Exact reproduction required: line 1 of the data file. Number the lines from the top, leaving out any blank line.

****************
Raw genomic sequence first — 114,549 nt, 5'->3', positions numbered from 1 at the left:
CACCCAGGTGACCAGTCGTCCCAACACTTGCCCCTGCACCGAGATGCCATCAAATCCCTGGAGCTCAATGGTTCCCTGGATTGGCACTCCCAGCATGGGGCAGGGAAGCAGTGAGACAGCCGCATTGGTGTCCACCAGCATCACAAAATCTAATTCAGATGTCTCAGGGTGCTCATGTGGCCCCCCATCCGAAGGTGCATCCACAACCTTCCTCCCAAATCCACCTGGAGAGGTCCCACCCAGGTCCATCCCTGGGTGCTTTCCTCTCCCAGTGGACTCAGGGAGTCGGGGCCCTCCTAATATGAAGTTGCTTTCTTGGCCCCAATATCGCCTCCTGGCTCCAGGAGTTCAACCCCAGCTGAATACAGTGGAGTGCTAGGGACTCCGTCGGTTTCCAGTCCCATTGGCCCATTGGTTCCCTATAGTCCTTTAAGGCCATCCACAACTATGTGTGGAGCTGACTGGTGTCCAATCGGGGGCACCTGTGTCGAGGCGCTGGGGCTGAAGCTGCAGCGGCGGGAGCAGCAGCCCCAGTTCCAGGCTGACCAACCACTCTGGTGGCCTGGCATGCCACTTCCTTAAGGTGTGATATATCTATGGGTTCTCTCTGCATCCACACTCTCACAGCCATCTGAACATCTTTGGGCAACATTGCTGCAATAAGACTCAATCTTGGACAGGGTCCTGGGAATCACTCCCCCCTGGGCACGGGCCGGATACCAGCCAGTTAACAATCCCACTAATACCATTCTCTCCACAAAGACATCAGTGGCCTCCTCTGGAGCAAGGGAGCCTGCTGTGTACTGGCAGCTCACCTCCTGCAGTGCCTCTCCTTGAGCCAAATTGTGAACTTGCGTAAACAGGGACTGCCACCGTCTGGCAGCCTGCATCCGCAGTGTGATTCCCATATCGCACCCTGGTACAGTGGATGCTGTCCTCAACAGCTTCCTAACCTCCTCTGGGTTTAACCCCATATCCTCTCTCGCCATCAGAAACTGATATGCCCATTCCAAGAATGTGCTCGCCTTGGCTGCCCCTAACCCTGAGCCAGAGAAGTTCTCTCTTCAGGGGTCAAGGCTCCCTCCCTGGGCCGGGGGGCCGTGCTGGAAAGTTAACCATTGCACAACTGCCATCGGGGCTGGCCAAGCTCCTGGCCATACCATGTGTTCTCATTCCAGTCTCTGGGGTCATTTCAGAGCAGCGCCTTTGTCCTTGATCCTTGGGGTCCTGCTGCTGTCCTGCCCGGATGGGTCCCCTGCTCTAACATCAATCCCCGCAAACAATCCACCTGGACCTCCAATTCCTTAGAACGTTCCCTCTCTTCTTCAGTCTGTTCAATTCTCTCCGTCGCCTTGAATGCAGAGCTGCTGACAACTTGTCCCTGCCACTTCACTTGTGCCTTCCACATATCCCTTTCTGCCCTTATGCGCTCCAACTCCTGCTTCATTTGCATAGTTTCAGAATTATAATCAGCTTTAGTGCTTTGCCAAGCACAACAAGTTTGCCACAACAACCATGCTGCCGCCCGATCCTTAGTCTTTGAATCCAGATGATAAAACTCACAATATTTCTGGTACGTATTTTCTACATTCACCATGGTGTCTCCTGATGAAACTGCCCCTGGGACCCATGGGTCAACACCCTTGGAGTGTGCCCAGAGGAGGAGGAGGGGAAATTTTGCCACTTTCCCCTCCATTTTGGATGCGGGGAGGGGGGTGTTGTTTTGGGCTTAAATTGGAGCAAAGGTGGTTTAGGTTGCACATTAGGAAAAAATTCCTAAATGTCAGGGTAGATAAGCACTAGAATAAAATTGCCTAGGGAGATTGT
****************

Raw genomic sequence first — 114,549 nt, 5'->3', positions numbered from 1 at the left: